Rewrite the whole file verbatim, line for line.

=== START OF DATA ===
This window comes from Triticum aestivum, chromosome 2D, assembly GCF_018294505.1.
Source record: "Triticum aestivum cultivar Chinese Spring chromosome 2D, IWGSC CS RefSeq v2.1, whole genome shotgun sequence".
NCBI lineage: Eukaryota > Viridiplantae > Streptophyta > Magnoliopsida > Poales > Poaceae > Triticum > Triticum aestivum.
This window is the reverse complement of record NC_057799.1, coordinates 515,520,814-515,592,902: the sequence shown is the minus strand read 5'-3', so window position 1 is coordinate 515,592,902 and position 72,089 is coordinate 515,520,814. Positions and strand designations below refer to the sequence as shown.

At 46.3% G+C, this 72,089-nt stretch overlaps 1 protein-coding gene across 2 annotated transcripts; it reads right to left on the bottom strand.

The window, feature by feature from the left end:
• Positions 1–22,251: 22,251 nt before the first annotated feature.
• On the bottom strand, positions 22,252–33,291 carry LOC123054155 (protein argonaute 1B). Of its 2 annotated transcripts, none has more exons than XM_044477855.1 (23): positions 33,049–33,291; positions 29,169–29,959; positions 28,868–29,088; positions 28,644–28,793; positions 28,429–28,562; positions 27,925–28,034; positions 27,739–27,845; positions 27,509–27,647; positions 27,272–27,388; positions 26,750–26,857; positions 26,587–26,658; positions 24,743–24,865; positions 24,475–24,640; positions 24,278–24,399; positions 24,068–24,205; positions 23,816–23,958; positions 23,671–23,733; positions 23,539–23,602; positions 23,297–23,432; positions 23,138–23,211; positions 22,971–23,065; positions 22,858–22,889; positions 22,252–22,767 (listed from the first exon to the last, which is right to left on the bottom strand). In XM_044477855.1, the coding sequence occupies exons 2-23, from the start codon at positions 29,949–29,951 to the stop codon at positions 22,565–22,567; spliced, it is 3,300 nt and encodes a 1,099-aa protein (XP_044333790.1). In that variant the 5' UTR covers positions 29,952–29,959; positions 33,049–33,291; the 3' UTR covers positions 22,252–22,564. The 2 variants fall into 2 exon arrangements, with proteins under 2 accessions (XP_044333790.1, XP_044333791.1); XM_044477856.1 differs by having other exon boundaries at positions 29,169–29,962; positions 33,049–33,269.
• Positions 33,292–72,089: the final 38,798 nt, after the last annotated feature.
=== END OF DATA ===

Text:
This window comes from Triticum aestivum, chromosome 2D, assembly GCF_018294505.1.
Source record: "Triticum aestivum cultivar Chinese Spring chromosome 2D, IWGSC CS RefSeq v2.1, whole genome shotgun sequence".
NCBI lineage: Eukaryota > Viridiplantae > Streptophyta > Magnoliopsida > Poales > Poaceae > Triticum > Triticum aestivum.
This window is the reverse complement of record NC_057799.1, coordinates 515,520,814-515,592,902: the sequence shown is the minus strand read 5'-3', so window position 1 is coordinate 515,592,902 and position 72,089 is coordinate 515,520,814. Positions and strand designations below refer to the sequence as shown.

At 46.3% G+C, this 72,089-nt stretch overlaps 1 protein-coding gene across 2 annotated transcripts; it reads right to left on the bottom strand.

The window, feature by feature from the left end:
• Positions 1–22,251: 22,251 nt before the first annotated feature.
• On the bottom strand, positions 22,252–33,291 carry LOC123054155 (protein argonaute 1B). Of its 2 annotated transcripts, none has more exons than XM_044477855.1 (23): positions 33,049–33,291; positions 29,169–29,959; positions 28,868–29,088; positions 28,644–28,793; positions 28,429–28,562; positions 27,925–28,034; positions 27,739–27,845; positions 27,509–27,647; positions 27,272–27,388; positions 26,750–26,857; positions 26,587–26,658; positions 24,743–24,865; positions 24,475–24,640; positions 24,278–24,399; positions 24,068–24,205; positions 23,816–23,958; positions 23,671–23,733; positions 23,539–23,602; positions 23,297–23,432; positions 23,138–23,211; positions 22,971–23,065; positions 22,858–22,889; positions 22,252–22,767 (listed from the first exon to the last, which is right to left on the bottom strand). In XM_044477855.1, the coding sequence occupies exons 2-23, from the start codon at positions 29,949–29,951 to the stop codon at positions 22,565–22,567; spliced, it is 3,300 nt and encodes a 1,099-aa protein (XP_044333790.1). In that variant the 5' UTR covers positions 29,952–29,959; positions 33,049–33,291; the 3' UTR covers positions 22,252–22,564. The 2 variants fall into 2 exon arrangements, with proteins under 2 accessions (XP_044333790.1, XP_044333791.1); XM_044477856.1 differs by having other exon boundaries at positions 29,169–29,962; positions 33,049–33,269.
• Positions 33,292–72,089: the final 38,798 nt, after the last annotated feature.